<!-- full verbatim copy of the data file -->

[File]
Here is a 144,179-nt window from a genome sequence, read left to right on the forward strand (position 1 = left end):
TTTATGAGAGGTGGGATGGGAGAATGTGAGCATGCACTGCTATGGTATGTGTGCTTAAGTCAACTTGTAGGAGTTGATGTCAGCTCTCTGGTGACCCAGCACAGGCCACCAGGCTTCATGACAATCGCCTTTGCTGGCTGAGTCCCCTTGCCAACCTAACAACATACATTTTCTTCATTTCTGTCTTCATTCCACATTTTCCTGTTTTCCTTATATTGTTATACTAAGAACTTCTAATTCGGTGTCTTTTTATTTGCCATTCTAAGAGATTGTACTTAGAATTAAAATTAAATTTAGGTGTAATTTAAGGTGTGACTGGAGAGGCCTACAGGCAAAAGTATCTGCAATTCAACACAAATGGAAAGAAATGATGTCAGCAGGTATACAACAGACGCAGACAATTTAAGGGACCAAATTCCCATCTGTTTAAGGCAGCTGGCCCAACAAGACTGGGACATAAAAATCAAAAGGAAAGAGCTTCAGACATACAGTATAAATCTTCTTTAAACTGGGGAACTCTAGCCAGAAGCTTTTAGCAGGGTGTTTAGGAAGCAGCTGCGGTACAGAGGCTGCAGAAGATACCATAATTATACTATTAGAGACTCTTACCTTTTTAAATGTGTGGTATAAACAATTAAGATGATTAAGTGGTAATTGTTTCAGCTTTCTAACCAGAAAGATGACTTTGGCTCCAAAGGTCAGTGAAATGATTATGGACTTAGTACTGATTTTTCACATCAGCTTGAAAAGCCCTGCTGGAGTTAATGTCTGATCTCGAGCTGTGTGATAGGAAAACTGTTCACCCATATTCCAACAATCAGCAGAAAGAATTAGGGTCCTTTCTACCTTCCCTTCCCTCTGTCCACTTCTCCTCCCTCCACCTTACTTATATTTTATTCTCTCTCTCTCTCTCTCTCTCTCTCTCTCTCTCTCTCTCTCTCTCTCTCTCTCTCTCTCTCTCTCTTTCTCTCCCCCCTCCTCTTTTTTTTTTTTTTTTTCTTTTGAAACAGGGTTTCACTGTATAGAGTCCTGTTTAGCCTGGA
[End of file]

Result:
Here is a 144,179-nt window from a genome sequence, read left to right on the forward strand (position 1 = left end):
TTTATGAGAGGTGGGATGGGAGAATGTGAGCATGCACTGCTATGGTATGTGTGCTTAAGTCAACTTGTAGGAGTTGATGTCAGCTCTCTGGTGACCCAGCACAGGCCACCAGGCTTCATGACAATCGCCTTTGCTGGCTGAGTCCCCTTGCCAACCTAACAACATACATTTTCTTCATTTCTGTCTTCATTCCACATTTTCCTGTTTTCCTTATATTGTTATACTAAGAACTTCTAATTCGGTGTCTTTTTATTTGCCATTCTAAGAGATTGTACTTAGAATTAAAATTAAATTTAGGTGTAATTTAAGGTGTGACTGGAGAGGCCTACAGGCAAAAGTATCTGCAATTCAACACAAATGGAAAGAAATGATGTCAGCAGGTATACAACAGACGCAGACAATTTAAGGGACCAAATTCCCATCTGTTTAAGGCAGCTGGCCCAACAAGACTGGGACATAAAAATCAAAAGGAAAGAGCTTCAGACATACAGTATAAATCTTCTTTAAACTGGGGAACTCTAGCCAGAAGCTTTTAGCAGGGTGTTTAGGAAGCAGCTGCGGTACAGAGGCTGCAGAAGATACCATAATTATACTATTAGAGACTCTTACCTTTTTAAATGTGTGGTATAAACAATTAAGATGATTAAGTGGTAATTGTTTCAGCTTTCTAACCAGAAAGATGACTTTGGCTCCAAAGGTCAGTGAAATGATTATGGACTTAGTACTGATTTTTCACATCAGCTTGAAAAGCCCTGCTGGAGTTAATGTCTGATCTCGAGCTGTGTGATAGGAAAACTGTTCACCCATATTCCAACAATCAGCAGAAAGAATTAGGGTCCTTTCTACCTTCCCTTCCCTCTGTCCACTTCTCCTCCCTCCACCTTACTTATATTTTATTCTCTCTCTCTCTCTCTCTCTCTCTCTCTCTCTCTCTCTCTCTCTCTCTCTCTCTCTCTCTCTCTCTTTCTCTCCCCCCTCCTCTTTTTTTTTTTTTTTTTCTTTTGAAACAGGGTTTCACTGTATAGAGTCCTGTTTAGCCTGGA